Who is Responsible for the Damage Caused by Falling Space Debris?

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A portion of the space shuttle Columbia fell onto Texas resident Mac Powell’s ranch after the shuttle broke up in 2003. Mike Nelson/AFP/Getty Images

While a baseball through your front window may seem like a bad day, imagine having a piece of debris from a rocket crash through your roof. This is exactly what happened to a homeowner in Fuquan, China, when a nozzle from a rocket’s first stage crashed through their roof a few hours after a satellite launch. Unfortunately, this is not an isolated incident in China. The risk of nearby homes being hit is a concern for the Taiyuan Space Launch Center in the Shanxi province.

With numerous reports of rocket malfunctions and debris falling on homes in China, it’s important to know who is responsible for the damage caused. The scariest incident was in 2002, when a 22-pound piece of rocket fell on a young boy, causing slight injuries. The local government paid the family nearly the average Chinese monthly salary to cover medical bills.

Scientist Bill Ailor stands behind a piece of space debris found in Saudi Arabia. Ailor and colleagues run a debris “graveyard” in California.
Glenn Koenig/Getty Images

In the U.S., NASA launches are designed to ensure the rocket’s debris path is offshore, and boats are kept out of that zone. Michael J. Listner, an attorney and founder of Space Law and Policy Solutions, says that launches have been delayed in the past because boats have wandered into closed-off areas. After a SpaceX rocket exploded in 2015, officials warned beachgoers that toxic debris could wash ashore, with one piece found in the Bahamas.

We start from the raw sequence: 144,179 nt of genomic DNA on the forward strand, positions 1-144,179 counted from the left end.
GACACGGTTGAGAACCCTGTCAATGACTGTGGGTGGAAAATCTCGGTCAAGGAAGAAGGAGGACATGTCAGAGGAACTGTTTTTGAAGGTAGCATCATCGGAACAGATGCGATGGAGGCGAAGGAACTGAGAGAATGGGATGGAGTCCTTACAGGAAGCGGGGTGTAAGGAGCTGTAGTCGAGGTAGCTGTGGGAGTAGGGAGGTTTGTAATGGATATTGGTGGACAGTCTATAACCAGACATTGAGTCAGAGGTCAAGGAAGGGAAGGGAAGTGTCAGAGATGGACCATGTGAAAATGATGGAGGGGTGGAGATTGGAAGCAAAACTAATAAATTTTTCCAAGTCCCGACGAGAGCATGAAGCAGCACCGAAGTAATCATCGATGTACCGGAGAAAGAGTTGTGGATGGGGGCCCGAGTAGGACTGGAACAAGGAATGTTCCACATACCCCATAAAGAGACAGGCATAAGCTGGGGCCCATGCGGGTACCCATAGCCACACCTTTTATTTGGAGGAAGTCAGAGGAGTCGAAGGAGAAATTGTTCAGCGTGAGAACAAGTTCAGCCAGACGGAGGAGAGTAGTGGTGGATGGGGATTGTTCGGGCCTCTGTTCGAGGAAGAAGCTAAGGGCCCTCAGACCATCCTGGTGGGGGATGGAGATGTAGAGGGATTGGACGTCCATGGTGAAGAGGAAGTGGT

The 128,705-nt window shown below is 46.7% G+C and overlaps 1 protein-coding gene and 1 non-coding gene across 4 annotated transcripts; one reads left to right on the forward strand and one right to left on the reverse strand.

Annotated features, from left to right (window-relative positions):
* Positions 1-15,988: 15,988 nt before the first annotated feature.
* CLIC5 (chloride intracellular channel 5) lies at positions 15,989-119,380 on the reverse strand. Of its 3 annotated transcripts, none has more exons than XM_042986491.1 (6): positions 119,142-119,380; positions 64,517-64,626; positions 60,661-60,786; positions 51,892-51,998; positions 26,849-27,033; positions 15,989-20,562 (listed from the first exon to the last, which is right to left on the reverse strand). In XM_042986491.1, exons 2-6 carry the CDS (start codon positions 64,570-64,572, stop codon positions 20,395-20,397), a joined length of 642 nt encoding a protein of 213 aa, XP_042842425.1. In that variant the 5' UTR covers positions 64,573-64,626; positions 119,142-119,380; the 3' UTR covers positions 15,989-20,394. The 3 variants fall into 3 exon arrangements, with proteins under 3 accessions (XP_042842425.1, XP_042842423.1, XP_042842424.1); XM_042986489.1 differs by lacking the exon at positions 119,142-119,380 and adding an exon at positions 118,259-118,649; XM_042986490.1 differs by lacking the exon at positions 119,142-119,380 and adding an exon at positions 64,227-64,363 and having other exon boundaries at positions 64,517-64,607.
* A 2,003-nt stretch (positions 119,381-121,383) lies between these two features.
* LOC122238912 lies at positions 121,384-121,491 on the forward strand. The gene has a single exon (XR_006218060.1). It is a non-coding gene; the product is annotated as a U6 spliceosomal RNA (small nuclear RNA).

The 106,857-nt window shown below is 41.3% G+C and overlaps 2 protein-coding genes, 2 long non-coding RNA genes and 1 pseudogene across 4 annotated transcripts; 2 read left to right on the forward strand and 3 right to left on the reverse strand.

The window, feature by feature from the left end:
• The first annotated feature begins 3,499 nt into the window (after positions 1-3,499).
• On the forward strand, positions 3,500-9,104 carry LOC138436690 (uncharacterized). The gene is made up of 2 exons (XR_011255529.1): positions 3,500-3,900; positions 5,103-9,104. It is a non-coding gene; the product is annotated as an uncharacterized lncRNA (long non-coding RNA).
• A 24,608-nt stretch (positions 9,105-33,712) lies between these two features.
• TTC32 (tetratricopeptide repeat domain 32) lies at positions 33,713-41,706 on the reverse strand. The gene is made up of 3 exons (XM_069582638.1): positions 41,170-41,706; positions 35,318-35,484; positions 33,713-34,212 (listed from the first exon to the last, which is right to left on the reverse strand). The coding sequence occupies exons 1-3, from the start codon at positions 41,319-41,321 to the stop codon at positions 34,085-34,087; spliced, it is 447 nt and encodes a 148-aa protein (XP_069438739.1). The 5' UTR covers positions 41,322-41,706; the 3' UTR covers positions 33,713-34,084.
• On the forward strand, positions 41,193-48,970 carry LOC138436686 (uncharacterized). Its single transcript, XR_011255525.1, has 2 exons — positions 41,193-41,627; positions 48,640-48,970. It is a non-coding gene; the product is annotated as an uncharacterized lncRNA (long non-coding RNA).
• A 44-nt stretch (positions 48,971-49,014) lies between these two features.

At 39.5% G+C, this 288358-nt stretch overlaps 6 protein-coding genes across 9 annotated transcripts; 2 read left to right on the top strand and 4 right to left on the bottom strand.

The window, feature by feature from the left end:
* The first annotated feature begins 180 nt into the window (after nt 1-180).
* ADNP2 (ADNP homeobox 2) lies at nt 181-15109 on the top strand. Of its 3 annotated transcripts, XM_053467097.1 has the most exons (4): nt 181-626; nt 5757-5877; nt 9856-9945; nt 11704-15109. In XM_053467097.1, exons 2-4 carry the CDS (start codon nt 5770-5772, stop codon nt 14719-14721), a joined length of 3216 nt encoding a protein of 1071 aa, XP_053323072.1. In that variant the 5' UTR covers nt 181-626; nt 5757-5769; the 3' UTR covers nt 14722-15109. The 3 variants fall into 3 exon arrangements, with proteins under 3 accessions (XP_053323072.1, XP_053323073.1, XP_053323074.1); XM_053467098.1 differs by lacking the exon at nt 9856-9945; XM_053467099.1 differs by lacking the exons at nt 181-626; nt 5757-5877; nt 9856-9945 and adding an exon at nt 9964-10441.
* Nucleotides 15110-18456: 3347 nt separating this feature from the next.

If a piece of rocket debris hits your house, available remedies depend on where you are and where the debris originated.

Foreign debris falls are a concern all over the world, and it’s important to understand who is responsible for the damage caused by falling space debris.

According to Listner, the Convention on International Liability for Damage Caused by Space Objects governs situations where a part of a rocket or fragments of a disintegrating satellite launched in one country fall to Earth in another country. This agreement was established in 1972 and states that the launching state is responsible for paying compensation for damages caused by its space objects on Earth’s surface or to aircraft, and for damages due to its faults in space. Diplomats from the affected countries negotiate a solution under this agreement.

In 1978, when the Soviet Union’s COSMOS 954, a nuclear-powered spy satellite, fell over nearly 80,000 square miles of northern Canada, the government paid Canada $3 million in compensation and provided nuclear experts to assist with the cleanup of radioactive debris. However, if a piece of a Chinese rocket hit a house in the US, the affected party wouldn’t have the right to sue the Chinese government directly. The US government would be responsible for negotiating compensation with the Chinese embassy in Washington.